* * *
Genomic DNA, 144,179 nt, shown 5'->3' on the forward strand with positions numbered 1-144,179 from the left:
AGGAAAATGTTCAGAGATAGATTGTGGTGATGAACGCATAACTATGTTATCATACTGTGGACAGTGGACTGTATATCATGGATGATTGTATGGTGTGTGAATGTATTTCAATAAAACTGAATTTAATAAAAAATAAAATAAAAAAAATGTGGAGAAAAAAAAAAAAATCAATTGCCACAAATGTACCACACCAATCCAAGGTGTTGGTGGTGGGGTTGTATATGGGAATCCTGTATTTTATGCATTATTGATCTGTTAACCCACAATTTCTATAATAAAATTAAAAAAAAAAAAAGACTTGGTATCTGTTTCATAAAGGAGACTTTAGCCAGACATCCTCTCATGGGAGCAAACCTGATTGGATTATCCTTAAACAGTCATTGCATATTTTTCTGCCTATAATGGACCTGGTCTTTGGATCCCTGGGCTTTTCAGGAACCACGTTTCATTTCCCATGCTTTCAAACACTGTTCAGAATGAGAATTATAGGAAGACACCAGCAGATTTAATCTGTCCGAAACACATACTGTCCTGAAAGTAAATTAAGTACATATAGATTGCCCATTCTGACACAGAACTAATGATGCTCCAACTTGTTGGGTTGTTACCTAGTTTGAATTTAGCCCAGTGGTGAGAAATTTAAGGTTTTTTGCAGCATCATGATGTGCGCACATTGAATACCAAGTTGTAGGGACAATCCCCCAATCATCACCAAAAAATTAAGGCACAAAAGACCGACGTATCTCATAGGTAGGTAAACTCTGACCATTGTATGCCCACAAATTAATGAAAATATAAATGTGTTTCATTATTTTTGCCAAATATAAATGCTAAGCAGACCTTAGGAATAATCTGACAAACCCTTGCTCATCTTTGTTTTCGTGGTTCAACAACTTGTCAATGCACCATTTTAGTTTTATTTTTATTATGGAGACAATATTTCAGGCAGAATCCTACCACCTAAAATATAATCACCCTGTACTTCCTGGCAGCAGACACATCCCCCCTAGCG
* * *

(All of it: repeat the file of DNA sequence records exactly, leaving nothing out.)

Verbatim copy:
Genomic DNA, 144,179 nt, shown 5'->3' on the forward strand with positions numbered 1-144,179 from the left:
AGGAAAATGTTCAGAGATAGATTGTGGTGATGAACGCATAACTATGTTATCATACTGTGGACAGTGGACTGTATATCATGGATGATTGTATGGTGTGTGAATGTATTTCAATAAAACTGAATTTAATAAAAAATAAAATAAAAAAAATGTGGAGAAAAAAAAAAAAATCAATTGCCACAAATGTACCACACCAATCCAAGGTGTTGGTGGTGGGGTTGTATATGGGAATCCTGTATTTTATGCATTATTGATCTGTTAACCCACAATTTCTATAATAAAATTAAAAAAAAAAAAAGACTTGGTATCTGTTTCATAAAGGAGACTTTAGCCAGACATCCTCTCATGGGAGCAAACCTGATTGGATTATCCTTAAACAGTCATTGCATATTTTTCTGCCTATAATGGACCTGGTCTTTGGATCCCTGGGCTTTTCAGGAACCACGTTTCATTTCCCATGCTTTCAAACACTGTTCAGAATGAGAATTATAGGAAGACACCAGCAGATTTAATCTGTCCGAAACACATACTGTCCTGAAAGTAAATTAAGTACATATAGATTGCCCATTCTGACACAGAACTAATGATGCTCCAACTTGTTGGGTTGTTACCTAGTTTGAATTTAGCCCAGTGGTGAGAAATTTAAGGTTTTTTGCAGCATCATGATGTGCGCACATTGAATACCAAGTTGTAGGGACAATCCCCCAATCATCACCAAAAAATTAAGGCACAAAAGACCGACGTATCTCATAGGTAGGTAAACTCTGACCATTGTATGCCCACAAATTAATGAAAATATAAATGTGTTTCATTATTTTTGCCAAATATAAATGCTAAGCAGACCTTAGGAATAATCTGACAAACCCTTGCTCATCTTTGTTTTCGTGGTTCAACAACTTGTCAATGCACCATTTTAGTTTTATTTTTATTATGGAGACAATATTTCAGGCAGAATCCTACCACCTAAAATATAATCACCCTGTACTTCCTGGCAGCAGACACATCCCCCCTAGCG